Former civil rights lawyer released from US prison

[JURIST] Former civil rights lawyer Lynne Stewart [advocacy website; JURIST news archive] was released from prison on Tuesday after a federal judge ordered the "compassionate release." Judge John Koeltl granted the motion [JURIST report] after it was filed Tuesday, finding that Stewart's terminal health condition qualified her for "compassionate release." Stewart was released [AP report] from Federal Medical Center Carswell in Fort Worth, Texas, and arrived in New York Wednesday afternoon, where she was greeted by supporters and relatives. Stewart was convicted by a jury in 2005 [JURIST report] on charges of conspiracy, giving material support to terrorists and defrauding the US government for smuggling messages from convicted terrorist Omar Abdel-Rahman [NNBD profile] to members of his militant organization, Islamic Group [CNS backgrounder].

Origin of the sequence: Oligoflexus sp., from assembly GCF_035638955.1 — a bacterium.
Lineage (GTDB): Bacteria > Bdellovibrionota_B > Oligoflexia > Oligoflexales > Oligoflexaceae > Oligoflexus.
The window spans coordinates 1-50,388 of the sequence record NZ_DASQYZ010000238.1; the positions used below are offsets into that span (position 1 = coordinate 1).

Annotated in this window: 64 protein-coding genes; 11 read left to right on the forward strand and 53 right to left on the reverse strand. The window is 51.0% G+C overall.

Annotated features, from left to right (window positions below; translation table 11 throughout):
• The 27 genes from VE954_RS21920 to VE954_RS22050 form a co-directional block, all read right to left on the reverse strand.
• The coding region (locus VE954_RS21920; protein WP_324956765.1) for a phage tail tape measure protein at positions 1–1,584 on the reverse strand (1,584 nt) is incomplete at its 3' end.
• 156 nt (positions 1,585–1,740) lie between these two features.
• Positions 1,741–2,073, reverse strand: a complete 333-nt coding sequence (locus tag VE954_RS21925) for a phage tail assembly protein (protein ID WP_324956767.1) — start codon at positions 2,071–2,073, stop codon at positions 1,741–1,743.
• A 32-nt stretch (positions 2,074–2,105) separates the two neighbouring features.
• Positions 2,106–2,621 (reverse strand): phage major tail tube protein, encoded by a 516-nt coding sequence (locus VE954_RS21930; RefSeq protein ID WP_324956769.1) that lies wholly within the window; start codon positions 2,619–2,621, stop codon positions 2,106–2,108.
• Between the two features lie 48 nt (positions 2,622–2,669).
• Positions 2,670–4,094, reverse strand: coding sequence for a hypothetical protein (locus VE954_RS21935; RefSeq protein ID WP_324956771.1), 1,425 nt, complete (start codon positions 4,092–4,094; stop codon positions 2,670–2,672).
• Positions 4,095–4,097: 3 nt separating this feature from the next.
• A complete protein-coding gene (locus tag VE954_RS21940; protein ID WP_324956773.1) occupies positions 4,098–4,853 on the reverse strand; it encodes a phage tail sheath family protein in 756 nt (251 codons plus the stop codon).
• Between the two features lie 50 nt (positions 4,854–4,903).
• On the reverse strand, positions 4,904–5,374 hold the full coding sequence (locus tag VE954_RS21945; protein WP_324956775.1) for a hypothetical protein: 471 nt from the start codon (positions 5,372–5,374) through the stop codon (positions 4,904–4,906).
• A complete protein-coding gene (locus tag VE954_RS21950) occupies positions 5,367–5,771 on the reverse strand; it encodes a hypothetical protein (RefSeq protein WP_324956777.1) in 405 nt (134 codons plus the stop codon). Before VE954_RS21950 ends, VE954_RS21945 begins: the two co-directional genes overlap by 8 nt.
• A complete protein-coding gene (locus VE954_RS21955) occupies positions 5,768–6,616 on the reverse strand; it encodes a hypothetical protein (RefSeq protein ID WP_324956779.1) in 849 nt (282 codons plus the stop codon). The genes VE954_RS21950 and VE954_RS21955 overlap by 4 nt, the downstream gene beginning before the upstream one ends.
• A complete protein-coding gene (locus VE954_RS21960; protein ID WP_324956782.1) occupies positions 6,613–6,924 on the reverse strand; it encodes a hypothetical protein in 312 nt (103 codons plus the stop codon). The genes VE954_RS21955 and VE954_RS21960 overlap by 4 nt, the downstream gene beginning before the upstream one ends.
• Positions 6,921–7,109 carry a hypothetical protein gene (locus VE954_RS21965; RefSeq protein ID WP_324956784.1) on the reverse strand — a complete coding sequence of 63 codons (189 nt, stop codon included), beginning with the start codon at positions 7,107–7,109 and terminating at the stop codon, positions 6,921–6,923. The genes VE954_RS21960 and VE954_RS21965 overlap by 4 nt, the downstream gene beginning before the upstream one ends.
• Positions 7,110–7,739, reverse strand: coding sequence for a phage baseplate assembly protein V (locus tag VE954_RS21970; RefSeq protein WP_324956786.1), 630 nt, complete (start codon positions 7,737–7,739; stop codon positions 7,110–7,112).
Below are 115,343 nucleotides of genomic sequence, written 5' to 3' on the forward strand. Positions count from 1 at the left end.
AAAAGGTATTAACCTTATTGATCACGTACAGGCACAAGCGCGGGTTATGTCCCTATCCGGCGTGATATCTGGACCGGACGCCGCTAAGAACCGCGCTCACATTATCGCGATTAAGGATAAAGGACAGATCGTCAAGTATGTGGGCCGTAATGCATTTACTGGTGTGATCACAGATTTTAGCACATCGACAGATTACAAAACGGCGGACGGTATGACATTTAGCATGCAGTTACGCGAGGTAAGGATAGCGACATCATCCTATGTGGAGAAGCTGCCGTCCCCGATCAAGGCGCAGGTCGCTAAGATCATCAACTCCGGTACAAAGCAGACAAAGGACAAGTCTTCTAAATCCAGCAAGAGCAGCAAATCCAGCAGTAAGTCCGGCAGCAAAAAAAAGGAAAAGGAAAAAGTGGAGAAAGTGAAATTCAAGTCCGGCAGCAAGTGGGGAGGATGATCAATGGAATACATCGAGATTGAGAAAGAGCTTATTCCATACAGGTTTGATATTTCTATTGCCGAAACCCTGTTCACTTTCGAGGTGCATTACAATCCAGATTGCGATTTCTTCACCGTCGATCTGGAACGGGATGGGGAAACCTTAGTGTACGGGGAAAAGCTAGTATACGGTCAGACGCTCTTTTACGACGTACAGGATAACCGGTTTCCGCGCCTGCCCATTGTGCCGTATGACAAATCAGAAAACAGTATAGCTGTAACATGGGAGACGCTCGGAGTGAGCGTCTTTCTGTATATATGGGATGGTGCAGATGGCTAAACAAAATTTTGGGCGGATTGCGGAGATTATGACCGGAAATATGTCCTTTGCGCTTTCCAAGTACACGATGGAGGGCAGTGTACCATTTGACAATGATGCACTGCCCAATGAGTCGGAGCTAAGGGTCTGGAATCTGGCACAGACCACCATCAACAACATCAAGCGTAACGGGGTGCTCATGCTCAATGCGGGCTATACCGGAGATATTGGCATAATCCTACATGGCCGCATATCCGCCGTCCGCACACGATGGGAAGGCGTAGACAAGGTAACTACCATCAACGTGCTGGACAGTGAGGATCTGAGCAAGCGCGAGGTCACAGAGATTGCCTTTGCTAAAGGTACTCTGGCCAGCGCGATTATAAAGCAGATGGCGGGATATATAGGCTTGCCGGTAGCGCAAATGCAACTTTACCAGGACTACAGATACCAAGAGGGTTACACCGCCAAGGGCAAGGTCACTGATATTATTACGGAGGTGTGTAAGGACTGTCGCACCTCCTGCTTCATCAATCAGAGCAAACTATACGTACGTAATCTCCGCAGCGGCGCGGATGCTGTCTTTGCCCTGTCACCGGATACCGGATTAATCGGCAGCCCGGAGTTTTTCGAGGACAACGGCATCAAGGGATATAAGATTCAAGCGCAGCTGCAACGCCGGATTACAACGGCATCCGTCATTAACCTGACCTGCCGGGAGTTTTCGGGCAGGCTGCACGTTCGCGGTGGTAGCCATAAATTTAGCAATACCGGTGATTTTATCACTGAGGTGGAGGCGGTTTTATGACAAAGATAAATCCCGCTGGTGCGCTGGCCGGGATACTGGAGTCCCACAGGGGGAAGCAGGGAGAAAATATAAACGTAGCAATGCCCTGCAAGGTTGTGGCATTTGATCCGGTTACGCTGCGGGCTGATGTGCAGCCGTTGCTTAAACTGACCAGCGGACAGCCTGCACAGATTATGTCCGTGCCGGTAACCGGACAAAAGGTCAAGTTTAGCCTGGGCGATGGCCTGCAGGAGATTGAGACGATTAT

Last year, the US Court of Appeals for the Second Circuit upheld a 10-year prison sentence [JURIST report] for Stewart. Stewart's sentence was increased [JURIST report] to 10 years from 28 months in 2011 after a federal judge found that she had shown no remorse for her crimes. The Second Circuit affirmed [JURIST report] Stewart's conviction in 2009 but ordered the district court to reconsider her sentence, finding that the current 28-month sentence was "out of line with the extreme seriousness of her criminal conduct." Federal prosecutors sought the maximum sentence [JURIST report] of 30 years for Stewart, saying that her "egregious, flagrant abuse of her profession ... deserves to be severely punished." In 2007 Stewart was disbarred [JURIST report] in the state of New York after her voluntary resignation was rejected.

 

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